Wednesday, July 1, 2009

Sorry, you're only the wife

Word on the street is that Michelle Obama wants to be more active in her husband's administration, and Jeremy Mayer has a problem with that. Mayer posted a piece on Politico today about how being the First Lady and invovled in the government is disastrous.

According to Mayer, despite the fact that Michelle Obama is highly qualified woman with a lot of experience, she should not be significantly involved in the government (after all, look what happened with Hillary!). Mayer points out, "Marrying a top policymaker doesn’t magically grant you the rare skills necessary for your spouse’s profession, any more than marrying Serena Williams would enable you to win Wimbledon." While that is true, Michelle Obama is an educated, skilled woman who has something to offer this administration.

Being elected president, or really any elected official, is about the circumstances. Who you are, where you are, and when the election is play an enormous role in becoming elected. Michelle Obama is an intelligent and successful woman who is married to our president, and the events that led to his election also put her in a position to make a difference.

If she was not married to the president, would her offered skills and passions be more acceptable? Are we really going to say that being married to the head of state is something that disqualifies her interest and efforts?

When her husband was elected, her life changed and she had give up some of the power she had in her career. It is ridiculous to keep her from using her skills and pursuing her interests just because she is the First Lady. And frankly, I'd like to see more in the news about Michelle Obama other than that she wears sleeveless dresses and what events she attends.

4 comments:

WendyM said...

Great post. And yeah, this editorial irritates me on so many levels.

What I really want to know is how many appointed government officials (in the Obama administration and beyond) have/had previous political experience on the national level?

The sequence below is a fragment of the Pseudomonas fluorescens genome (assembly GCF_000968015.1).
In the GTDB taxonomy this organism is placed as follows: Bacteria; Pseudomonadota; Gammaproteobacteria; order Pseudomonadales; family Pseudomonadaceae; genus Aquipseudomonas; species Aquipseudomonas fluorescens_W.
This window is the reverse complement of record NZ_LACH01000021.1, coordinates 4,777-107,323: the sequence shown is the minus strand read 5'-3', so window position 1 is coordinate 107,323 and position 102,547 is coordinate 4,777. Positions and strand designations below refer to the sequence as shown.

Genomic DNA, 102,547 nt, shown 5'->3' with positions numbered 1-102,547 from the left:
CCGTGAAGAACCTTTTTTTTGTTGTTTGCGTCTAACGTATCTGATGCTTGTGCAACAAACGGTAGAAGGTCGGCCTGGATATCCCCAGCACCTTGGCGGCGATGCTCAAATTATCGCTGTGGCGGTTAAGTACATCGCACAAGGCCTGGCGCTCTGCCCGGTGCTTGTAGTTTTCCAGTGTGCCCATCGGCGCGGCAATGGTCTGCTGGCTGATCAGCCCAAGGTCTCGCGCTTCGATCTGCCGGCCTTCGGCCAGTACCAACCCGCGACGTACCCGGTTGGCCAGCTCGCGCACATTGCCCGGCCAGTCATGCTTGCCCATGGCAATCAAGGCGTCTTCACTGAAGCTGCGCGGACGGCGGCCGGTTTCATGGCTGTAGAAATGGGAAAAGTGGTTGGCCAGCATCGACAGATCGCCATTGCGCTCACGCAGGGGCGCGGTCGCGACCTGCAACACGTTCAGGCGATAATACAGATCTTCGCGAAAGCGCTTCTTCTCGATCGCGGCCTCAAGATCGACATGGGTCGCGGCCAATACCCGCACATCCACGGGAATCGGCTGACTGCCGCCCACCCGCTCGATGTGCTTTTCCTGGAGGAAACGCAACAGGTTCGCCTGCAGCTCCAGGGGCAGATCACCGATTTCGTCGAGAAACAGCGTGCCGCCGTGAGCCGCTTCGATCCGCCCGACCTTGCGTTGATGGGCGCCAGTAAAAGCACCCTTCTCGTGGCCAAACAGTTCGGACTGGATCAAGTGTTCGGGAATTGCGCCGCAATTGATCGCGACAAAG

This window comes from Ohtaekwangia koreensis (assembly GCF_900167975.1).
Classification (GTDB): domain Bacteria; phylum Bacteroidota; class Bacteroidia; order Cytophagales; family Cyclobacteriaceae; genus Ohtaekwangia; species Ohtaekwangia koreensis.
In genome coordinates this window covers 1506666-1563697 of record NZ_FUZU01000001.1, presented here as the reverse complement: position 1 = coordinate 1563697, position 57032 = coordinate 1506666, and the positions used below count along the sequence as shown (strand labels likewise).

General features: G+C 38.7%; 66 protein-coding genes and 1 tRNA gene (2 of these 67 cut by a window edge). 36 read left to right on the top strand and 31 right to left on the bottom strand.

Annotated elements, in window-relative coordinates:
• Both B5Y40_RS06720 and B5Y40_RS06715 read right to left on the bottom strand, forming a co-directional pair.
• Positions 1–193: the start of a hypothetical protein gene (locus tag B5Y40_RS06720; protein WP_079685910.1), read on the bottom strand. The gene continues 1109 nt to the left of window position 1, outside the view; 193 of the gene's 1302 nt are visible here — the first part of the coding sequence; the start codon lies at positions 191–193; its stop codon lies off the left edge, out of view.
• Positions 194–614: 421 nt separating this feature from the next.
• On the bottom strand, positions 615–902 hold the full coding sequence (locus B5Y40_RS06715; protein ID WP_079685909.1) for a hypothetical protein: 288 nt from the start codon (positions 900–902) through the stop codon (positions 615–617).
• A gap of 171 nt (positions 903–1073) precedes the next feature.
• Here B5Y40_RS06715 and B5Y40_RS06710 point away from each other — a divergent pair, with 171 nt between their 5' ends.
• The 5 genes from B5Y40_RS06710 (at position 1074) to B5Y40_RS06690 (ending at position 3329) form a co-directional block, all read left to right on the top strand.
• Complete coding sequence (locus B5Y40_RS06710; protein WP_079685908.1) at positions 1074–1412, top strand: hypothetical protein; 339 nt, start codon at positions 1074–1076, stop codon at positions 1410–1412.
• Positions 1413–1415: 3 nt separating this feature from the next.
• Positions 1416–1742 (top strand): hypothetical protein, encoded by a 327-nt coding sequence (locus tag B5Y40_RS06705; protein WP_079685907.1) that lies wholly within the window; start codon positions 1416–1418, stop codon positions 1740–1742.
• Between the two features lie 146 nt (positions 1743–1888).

Sure, it's a great credential, but being an EXPERT in an academic/professional field other than politics sure seems to be enough for most. Why shouldn't Michelle Obama "qualify" as a legitimate expert in her own right?!

Additionally, implying that Hillary Clinton single handedly ruined US healthcare is completely irreverent of the political climate of the mid-90s. Does that mean Laura Bush cause the downfall of No Child Left Behind because she got involved with children's literacy programs? Of course not.

Give me a break.

Jenny said...

I think the fear is that first ladies are usually fairly well respected and listened to. Hillary didn't "ruin" health care; she was trying to address an issue before people were ready for it. What is one of the major issues right now? Hmm, universal health care.

The time is over where first ladies can only contribute with gilding and wildflowers. Or first men. Depending.

PatRice said...

I'm really disappointed in Politico for publishing this article. It completely downplays Obama's experience in the public sector thus giving her some credence toward influencing policy reform. I also think that Mayer is taking it to the absolute extreme by suggesting that there's a potential "monarchical" power that has existed in the White House for several years. Why is it that Michelle can be used as a political tool, but is to not necessarily participate in any discussions involving policy.

I'm a little tired of the media portraying the First Lady as some overbearing Black woman wanting to take over the oval office. The same goes for the criticism that Hillary has received in the past and still today. The moment that policymakers' spouses wish to reposition themselves politically--which they have every right to--skeptics believe that they're overstepping their "boundaries". Its a very archaic, yet normalized idea about powerful, ambitious women who happen to be the wives of politicians. We've yet to reconcile the fusion between public and private, wifehood/motherhood and careerwoman (or in this case wife and influential political figure).

Jenna said...

I completely agree with you.